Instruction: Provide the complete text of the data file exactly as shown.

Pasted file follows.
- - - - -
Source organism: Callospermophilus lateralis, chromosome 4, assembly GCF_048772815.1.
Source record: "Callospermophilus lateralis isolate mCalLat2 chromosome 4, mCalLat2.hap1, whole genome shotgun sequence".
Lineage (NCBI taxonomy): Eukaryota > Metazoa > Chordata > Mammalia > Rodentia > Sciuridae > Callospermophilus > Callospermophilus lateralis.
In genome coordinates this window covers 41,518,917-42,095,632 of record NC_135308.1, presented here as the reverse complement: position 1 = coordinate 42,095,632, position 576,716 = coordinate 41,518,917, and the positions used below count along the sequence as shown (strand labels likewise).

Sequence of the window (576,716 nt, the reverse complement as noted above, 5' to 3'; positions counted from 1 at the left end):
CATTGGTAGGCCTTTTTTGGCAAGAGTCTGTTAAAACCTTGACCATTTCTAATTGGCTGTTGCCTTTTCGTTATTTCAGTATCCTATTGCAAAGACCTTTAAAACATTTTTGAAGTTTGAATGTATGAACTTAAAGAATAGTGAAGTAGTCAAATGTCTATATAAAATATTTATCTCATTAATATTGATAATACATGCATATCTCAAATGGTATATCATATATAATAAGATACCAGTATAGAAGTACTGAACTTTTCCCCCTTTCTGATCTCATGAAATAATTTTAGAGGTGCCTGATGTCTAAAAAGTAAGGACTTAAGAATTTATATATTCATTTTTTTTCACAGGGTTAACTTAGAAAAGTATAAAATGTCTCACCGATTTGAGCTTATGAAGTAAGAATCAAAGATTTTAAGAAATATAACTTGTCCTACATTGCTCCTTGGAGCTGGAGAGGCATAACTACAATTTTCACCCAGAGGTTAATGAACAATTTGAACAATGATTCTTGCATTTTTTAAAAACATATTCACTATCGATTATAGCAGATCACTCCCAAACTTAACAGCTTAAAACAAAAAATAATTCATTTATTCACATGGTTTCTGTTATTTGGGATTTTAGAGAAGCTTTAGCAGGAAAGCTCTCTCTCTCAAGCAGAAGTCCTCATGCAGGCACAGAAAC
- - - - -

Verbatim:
Source organism: Callospermophilus lateralis, chromosome 4, assembly GCF_048772815.1.
Source record: "Callospermophilus lateralis isolate mCalLat2 chromosome 4, mCalLat2.hap1, whole genome shotgun sequence".
Lineage (NCBI taxonomy): Eukaryota > Metazoa > Chordata > Mammalia > Rodentia > Sciuridae > Callospermophilus > Callospermophilus lateralis.
In genome coordinates this window covers 41,518,917-42,095,632 of record NC_135308.1, presented here as the reverse complement: position 1 = coordinate 42,095,632, position 576,716 = coordinate 41,518,917, and the positions used below count along the sequence as shown (strand labels likewise).

Sequence of the window (576,716 nt, the reverse complement as noted above, 5' to 3'; positions counted from 1 at the left end):
CATTGGTAGGCCTTTTTTGGCAAGAGTCTGTTAAAACCTTGACCATTTCTAATTGGCTGTTGCCTTTTCGTTATTTCAGTATCCTATTGCAAAGACCTTTAAAACATTTTTGAAGTTTGAATGTATGAACTTAAAGAATAGTGAAGTAGTCAAATGTCTATATAAAATATTTATCTCATTAATATTGATAATACATGCATATCTCAAATGGTATATCATATATAATAAGATACCAGTATAGAAGTACTGAACTTTTCCCCCTTTCTGATCTCATGAAATAATTTTAGAGGTGCCTGATGTCTAAAAAGTAAGGACTTAAGAATTTATATATTCATTTTTTTTCACAGGGTTAACTTAGAAAAGTATAAAATGTCTCACCGATTTGAGCTTATGAAGTAAGAATCAAAGATTTTAAGAAATATAACTTGTCCTACATTGCTCCTTGGAGCTGGAGAGGCATAACTACAATTTTCACCCAGAGGTTAATGAACAATTTGAACAATGATTCTTGCATTTTTTAAAAACATATTCACTATCGATTATAGCAGATCACTCCCAAACTTAACAGCTTAAAACAAAAAATAATTCATTTATTCACATGGTTTCTGTTATTTGGGATTTTAGAGAAGCTTTAGCAGGAAAGCTCTCTCTCTCAAGCAGAAGTCCTCATGCAGGCACAGAAAC